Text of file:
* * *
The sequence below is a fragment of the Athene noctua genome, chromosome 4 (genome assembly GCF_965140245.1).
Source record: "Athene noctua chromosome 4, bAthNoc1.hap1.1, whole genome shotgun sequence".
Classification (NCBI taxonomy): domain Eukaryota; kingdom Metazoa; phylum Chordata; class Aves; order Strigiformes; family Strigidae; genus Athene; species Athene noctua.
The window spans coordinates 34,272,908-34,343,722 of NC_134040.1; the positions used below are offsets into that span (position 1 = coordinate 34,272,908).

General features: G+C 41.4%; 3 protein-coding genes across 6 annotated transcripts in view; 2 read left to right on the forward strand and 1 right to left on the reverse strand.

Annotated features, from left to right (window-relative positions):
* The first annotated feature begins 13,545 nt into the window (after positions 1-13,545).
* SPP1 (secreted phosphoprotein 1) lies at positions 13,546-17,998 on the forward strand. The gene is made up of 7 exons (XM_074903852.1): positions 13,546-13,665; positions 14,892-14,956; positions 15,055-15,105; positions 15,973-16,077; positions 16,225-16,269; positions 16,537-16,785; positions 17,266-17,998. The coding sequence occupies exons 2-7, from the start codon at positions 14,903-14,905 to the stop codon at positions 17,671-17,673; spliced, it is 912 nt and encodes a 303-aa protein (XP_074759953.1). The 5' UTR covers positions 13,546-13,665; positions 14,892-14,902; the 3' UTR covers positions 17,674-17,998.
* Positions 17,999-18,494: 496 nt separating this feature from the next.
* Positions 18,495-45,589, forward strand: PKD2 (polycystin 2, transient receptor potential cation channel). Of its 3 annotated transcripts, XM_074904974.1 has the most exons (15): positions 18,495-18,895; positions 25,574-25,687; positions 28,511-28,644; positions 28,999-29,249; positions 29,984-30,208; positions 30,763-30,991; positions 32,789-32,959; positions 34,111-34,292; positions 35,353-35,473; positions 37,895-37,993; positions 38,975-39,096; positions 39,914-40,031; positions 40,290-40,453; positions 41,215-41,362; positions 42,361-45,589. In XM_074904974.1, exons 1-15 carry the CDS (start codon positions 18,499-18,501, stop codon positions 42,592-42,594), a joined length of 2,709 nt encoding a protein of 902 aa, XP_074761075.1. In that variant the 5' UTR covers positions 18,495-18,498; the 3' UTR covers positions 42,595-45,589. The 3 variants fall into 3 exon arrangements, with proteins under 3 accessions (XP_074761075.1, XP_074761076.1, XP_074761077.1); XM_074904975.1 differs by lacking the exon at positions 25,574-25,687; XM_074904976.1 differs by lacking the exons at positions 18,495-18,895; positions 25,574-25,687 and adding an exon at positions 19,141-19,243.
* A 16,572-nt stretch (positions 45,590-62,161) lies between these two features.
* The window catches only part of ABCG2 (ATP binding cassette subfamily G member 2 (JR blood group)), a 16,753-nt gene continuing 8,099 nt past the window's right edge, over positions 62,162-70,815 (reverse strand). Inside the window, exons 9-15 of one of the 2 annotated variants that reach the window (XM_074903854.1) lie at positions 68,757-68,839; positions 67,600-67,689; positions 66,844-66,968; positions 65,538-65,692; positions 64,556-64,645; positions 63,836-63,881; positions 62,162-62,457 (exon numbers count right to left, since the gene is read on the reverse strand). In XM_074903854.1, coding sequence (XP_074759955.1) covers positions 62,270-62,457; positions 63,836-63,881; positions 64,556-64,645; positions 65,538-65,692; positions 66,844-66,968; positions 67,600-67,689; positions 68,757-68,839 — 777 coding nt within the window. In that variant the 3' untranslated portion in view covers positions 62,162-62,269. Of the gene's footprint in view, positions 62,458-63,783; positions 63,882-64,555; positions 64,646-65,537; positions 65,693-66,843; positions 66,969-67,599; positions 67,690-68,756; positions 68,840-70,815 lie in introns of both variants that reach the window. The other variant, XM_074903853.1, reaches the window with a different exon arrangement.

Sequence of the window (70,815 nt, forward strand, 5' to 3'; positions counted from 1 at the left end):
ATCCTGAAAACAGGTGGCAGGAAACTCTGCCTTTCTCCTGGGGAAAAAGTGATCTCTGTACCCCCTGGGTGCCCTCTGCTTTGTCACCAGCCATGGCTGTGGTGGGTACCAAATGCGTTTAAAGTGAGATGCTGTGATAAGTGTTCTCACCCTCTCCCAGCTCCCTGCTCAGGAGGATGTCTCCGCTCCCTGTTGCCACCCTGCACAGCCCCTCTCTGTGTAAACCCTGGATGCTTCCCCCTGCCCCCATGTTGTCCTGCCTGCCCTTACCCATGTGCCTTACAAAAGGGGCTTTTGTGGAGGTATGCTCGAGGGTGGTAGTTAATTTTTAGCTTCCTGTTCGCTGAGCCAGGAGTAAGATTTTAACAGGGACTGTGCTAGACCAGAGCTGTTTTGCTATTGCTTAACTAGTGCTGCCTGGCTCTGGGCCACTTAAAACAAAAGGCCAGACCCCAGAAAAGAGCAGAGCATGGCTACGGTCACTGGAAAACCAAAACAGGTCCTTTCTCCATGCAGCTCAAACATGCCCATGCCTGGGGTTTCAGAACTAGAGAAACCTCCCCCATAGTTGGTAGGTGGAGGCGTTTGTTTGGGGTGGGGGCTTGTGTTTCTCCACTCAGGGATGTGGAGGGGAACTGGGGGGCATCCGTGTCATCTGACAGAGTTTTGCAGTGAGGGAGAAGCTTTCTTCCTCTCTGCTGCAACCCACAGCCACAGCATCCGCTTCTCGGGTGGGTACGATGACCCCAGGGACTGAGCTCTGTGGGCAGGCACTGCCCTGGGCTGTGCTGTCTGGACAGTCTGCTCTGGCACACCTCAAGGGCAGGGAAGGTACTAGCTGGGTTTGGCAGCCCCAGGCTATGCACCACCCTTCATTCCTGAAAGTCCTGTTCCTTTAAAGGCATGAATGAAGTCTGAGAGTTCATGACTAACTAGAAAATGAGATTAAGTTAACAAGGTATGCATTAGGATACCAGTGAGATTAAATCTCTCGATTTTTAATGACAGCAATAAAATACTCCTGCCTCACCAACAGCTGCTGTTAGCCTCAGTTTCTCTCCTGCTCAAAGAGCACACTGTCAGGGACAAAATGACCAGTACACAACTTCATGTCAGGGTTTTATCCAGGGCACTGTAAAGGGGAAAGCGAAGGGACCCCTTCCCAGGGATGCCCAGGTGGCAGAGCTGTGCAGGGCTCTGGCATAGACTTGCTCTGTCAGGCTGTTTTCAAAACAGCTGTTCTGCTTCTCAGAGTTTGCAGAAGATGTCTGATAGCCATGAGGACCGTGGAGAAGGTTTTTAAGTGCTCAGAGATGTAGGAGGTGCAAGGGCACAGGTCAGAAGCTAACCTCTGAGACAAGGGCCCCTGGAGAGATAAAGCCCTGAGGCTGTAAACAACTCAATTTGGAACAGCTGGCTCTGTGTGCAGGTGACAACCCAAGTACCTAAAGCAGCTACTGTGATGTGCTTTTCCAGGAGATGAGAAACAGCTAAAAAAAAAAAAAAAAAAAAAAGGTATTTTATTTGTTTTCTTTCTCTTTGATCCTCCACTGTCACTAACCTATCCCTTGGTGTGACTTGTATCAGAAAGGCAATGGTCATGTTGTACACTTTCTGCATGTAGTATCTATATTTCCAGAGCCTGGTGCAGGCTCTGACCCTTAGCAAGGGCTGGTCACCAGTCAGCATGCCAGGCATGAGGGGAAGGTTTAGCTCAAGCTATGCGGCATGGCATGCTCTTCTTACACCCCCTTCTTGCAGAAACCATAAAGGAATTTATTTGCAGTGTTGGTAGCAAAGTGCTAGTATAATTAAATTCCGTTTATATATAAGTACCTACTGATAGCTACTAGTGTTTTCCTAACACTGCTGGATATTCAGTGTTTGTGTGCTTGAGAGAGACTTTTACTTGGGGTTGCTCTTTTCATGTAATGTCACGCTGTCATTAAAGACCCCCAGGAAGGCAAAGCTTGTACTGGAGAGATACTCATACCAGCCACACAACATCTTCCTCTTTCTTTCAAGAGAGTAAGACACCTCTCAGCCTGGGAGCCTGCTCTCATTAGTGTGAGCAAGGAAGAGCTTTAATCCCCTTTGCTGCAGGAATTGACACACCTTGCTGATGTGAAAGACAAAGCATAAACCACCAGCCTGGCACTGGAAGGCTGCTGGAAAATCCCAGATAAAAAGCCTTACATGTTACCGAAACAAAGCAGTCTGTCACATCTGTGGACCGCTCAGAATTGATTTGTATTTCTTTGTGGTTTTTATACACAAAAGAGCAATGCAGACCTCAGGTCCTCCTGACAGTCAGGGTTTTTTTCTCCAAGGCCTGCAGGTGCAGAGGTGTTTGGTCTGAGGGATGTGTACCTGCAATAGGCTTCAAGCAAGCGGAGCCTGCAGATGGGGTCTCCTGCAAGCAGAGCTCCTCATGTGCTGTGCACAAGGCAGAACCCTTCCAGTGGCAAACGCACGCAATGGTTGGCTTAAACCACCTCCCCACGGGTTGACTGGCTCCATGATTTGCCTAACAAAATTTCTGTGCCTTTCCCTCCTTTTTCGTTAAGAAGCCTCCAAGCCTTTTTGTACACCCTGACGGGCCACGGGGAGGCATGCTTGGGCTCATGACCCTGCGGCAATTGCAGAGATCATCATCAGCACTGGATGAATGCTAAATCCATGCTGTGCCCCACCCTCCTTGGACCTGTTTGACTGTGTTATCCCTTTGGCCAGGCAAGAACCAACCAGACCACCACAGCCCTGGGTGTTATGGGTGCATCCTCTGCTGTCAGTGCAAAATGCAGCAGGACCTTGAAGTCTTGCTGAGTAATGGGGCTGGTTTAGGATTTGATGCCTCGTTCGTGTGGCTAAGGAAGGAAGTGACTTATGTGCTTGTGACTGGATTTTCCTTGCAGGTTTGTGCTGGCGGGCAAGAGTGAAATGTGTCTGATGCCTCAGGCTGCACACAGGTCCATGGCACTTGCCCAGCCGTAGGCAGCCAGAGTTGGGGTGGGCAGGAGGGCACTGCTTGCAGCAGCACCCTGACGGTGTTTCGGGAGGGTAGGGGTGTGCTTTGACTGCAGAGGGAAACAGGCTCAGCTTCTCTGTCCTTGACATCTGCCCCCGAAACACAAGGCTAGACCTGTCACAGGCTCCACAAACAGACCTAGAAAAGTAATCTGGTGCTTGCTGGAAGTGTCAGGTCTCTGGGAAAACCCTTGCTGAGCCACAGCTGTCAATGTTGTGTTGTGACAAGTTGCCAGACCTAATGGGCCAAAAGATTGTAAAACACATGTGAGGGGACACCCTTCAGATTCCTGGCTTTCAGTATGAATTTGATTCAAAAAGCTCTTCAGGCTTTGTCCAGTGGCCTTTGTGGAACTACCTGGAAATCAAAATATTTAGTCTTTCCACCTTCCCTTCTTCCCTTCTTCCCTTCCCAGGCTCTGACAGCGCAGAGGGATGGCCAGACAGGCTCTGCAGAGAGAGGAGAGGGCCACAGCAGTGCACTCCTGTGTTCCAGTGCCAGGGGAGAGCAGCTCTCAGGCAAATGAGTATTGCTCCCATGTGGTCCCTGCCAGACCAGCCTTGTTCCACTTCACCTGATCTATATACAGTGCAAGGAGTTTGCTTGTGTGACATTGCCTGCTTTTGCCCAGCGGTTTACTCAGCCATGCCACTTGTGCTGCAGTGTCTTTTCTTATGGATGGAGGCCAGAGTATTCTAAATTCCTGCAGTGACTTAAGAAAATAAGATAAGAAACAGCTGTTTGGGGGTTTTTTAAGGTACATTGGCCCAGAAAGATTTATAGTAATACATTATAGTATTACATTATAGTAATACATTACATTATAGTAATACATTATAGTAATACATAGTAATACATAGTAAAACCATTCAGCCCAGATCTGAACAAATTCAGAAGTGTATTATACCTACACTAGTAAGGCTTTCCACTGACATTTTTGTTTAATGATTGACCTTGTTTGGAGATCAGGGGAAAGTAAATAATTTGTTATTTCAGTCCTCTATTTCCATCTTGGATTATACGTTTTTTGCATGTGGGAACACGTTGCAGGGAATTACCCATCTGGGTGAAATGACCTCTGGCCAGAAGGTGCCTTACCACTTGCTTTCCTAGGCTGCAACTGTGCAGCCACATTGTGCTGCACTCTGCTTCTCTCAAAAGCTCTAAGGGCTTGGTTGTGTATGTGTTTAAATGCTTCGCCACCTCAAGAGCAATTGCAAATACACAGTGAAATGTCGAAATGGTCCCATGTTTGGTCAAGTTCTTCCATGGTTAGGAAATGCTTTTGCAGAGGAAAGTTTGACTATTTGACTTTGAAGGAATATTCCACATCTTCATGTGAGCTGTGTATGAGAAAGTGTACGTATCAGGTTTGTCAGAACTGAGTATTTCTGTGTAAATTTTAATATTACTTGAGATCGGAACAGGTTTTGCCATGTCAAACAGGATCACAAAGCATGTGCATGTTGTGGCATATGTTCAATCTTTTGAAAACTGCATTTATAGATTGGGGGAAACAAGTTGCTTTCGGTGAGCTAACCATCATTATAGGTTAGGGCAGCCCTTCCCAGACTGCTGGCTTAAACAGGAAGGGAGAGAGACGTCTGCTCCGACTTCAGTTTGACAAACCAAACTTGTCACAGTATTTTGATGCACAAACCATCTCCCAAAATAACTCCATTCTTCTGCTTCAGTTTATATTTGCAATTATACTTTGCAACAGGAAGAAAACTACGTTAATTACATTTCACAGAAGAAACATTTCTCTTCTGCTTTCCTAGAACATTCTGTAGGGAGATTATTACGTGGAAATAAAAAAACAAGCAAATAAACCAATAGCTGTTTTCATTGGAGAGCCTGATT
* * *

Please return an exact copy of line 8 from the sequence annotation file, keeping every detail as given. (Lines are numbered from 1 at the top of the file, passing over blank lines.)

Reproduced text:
* SPP1 (secreted phosphoprotein 1) lies at positions 13,546-17,998 on the forward strand. The gene is made up of 7 exons (XM_074903852.1): positions 13,546-13,665; positions 14,892-14,956; positions 15,055-15,105; positions 15,973-16,077; positions 16,225-16,269; positions 16,537-16,785; positions 17,266-17,998. The coding sequence occupies exons 2-7, from the start codon at positions 14,903-14,905 to the stop codon at positions 17,671-17,673; spliced, it is 912 nt and encodes a 303-aa protein (XP_074759953.1). The 5' UTR covers positions 13,546-13,665; positions 14,892-14,902; the 3' UTR covers positions 17,674-17,998.